► New 2023 Dacia Duster review
► Petrol, diesel or LPG, FWD or AWD
► Still a robust bargain from £14,845
The Dacia Duster has been on sale in the UK for a decade now and the range is marking its tenth birthday with the lightest of facelifts. It’s principally about upgrading the branding so the grille now features the latest Dacia ‘link’ badge, the D and C of the name interlinked in a chain motif. The logo is displayed in white on the front and spelled out on the rear, as the company turns its back on the ostentation of chrome and leather.
In truth, the 2023 revisions are modest compared to earlier facelifts. The engine line-up and technology are unchanged and this is more about the face of the brand – the Sandero and Jogger are also being upgraded simultaneously in what Dacia calls a world-first rebranding of the entire range.
Read on for our detailed Dacia Duster review.
Dacia Duster: mission tough and simple
The recipe stays reassuringly familiar, combining a variety of proven Renault engines and underpinnings with a chunky-looking body and rugged interior. It’s still identifiably a Duster – with a tough, almost Tonka-toy simplicity to its lines which have changed little in its first 10 years on sale. We like the chunky design and so do customers around the world, judging by the 2.2 million sales threshold recently surpassed.
Dacia has addressed criticisms from customers, so quality and equipment levels have improved in the past couple of years, accompanied by a modest price rise across the board. The Duster is still absurdly cheap, with prices from £14,845 for the Essential model. Putting that into context, its closest rivals are still approved used examples of more mainstream SUVs.
The SUVs and 4x4s
What engines can I get?
There are three turbocharged petrols – the TCe 90, TCe 130 and TCe 150 – and a single turbodiesel (Blue dCi 115). A Bi-Fuel TCe 100 version that uses LPG as well as regular petrol joined the range in the middle of 2020 and has been upgraded with a larger tank to extend the range by up to 155 miles.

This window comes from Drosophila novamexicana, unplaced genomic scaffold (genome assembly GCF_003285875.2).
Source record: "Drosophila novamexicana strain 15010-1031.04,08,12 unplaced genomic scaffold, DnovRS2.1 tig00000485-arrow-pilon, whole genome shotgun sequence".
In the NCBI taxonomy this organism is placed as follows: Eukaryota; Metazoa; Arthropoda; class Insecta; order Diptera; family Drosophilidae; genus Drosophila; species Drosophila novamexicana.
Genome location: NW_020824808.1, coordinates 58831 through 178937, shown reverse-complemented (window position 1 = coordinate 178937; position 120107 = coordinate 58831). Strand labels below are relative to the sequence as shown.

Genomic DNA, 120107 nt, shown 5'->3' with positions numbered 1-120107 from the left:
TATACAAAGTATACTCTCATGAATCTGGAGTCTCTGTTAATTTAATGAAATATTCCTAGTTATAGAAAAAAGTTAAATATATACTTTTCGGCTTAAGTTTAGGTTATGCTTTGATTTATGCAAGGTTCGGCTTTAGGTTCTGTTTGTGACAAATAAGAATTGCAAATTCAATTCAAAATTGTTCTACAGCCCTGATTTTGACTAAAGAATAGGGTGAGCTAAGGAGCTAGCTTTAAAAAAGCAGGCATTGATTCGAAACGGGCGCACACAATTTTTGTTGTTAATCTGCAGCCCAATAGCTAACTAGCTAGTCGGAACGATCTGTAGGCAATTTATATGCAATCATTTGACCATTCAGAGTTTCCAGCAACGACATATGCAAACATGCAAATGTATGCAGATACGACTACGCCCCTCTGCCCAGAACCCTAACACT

The highest-powered petrol version is available with a new-to-Dacia dual-clutch automatic transmission, while the diesel is manual-only for now, although it does get the option of four-wheel drive. Throw in the standard Goodyear Vector 4 Seasons tyres (below) and you’ve a surprisingly capable off-roader.
Light weight plays a part here; this is a pleasingly trim SUV, with the entry model weighing just 1189kg; the diesel we drove comes in at 1308kg while the 4×4 version weighs a chunkier 1413 kilos. As ever, light mass = lower fuel bills, peppier acceleration and better handling on road and off, as we found out while researcing our Dacia Duster review.
Can a SUV costing less than £15k still drive well?
You better believe it, especially if you’re looking for comfort and long-legged cruising ability. The TCe 90 is at the lower end of acceptable performance, its 999cc three-cylinder engine mustering just 89bhp (103mph top speed/13.1sec 0-62mph). We’d generally recommend stepping up to the TCe 130 or 150, variations on a 1.3-litre four-cylinder theme offering 128bhp (120mph/10.6sec) or 148bhp (124mph/9.7sec).
Dacia is unusual in persisting with LPG dual-fuel factory options and Renault top brass has suggested these engines may not survive forthcoming EU7 rules. This is a shame, since the TCe 100 Bi-Fuel has a slick-shifting six-speed manual, eager-sounding three-cylinder engine and relatively low levels of road noise making this car feel feel a whole lot more expensive and mainstream than you’d expect. It’s not quick with a 0-62mph time of 13.8 seconds (15.1sec on LPG), but that’s not really the point in such a relaxing experience. Go looking for rough edges and you’ll be left caught short.
The TCe 150 can be specced with Dacia’s first dual-clutch automatic badged EDC. This is a useful addition, making stop-start driving easier, responding well to kickdowns and generally slushing through gearchanges for those who’d rather not DIY.
The standard manual transmission is fine for most though, and allows better car control if you’re off-roading.
Ride and handling